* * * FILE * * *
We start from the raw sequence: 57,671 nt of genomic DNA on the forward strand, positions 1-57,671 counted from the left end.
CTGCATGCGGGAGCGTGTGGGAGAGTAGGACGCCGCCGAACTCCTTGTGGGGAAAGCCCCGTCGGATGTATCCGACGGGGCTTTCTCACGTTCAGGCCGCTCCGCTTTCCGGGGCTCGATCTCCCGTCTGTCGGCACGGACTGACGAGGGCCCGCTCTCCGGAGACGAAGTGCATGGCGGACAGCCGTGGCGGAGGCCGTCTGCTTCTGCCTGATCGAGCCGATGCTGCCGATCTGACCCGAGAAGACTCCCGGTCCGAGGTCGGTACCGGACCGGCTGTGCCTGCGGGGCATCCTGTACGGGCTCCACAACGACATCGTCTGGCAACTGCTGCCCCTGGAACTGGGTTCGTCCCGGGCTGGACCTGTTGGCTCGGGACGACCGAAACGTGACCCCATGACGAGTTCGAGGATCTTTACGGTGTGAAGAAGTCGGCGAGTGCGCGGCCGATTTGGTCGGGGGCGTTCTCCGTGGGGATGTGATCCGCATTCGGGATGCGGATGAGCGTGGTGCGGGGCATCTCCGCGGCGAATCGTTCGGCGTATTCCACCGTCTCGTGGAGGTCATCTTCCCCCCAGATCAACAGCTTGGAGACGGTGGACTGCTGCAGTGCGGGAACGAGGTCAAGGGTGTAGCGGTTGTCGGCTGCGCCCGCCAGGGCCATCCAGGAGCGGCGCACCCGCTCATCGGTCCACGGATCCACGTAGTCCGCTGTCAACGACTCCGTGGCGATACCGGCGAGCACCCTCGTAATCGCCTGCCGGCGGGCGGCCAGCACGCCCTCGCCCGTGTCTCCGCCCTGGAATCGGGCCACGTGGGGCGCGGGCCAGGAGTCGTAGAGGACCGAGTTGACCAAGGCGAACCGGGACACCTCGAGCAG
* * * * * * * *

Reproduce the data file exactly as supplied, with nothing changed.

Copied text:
We start from the raw sequence: 57,671 nt of genomic DNA on the forward strand, positions 1-57,671 counted from the left end.
CTGCATGCGGGAGCGTGTGGGAGAGTAGGACGCCGCCGAACTCCTTGTGGGGAAAGCCCCGTCGGATGTATCCGACGGGGCTTTCTCACGTTCAGGCCGCTCCGCTTTCCGGGGCTCGATCTCCCGTCTGTCGGCACGGACTGACGAGGGCCCGCTCTCCGGAGACGAAGTGCATGGCGGACAGCCGTGGCGGAGGCCGTCTGCTTCTGCCTGATCGAGCCGATGCTGCCGATCTGACCCGAGAAGACTCCCGGTCCGAGGTCGGTACCGGACCGGCTGTGCCTGCGGGGCATCCTGTACGGGCTCCACAACGACATCGTCTGGCAACTGCTGCCCCTGGAACTGGGTTCGTCCCGGGCTGGACCTGTTGGCTCGGGACGACCGAAACGTGACCCCATGACGAGTTCGAGGATCTTTACGGTGTGAAGAAGTCGGCGAGTGCGCGGCCGATTTGGTCGGGGGCGTTCTCCGTGGGGATGTGATCCGCATTCGGGATGCGGATGAGCGTGGTGCGGGGCATCTCCGCGGCGAATCGTTCGGCGTATTCCACCGTCTCGTGGAGGTCATCTTCCCCCCAGATCAACAGCTTGGAGACGGTGGACTGCTGCAGTGCGGGAACGAGGTCAAGGGTGTAGCGGTTGTCGGCTGCGCCCGCCAGGGCCATCCAGGAGCGGCGCACCCGCTCATCGGTCCACGGATCCACGTAGTCCGCTGTCAACGACTCCGTGGCGATACCGGCGAGCACCCTCGTAATCGCCTGCCGGCGGGCGGCCAGCACGCCCTCGCCCGTGTCTCCGCCCTGGAATCGGGCCACGTGGGGCGCGGGCCAGGAGTCGTAGAGGACCGAGTTGACCAAGGCGAACCGGGACACCTCGAGCAG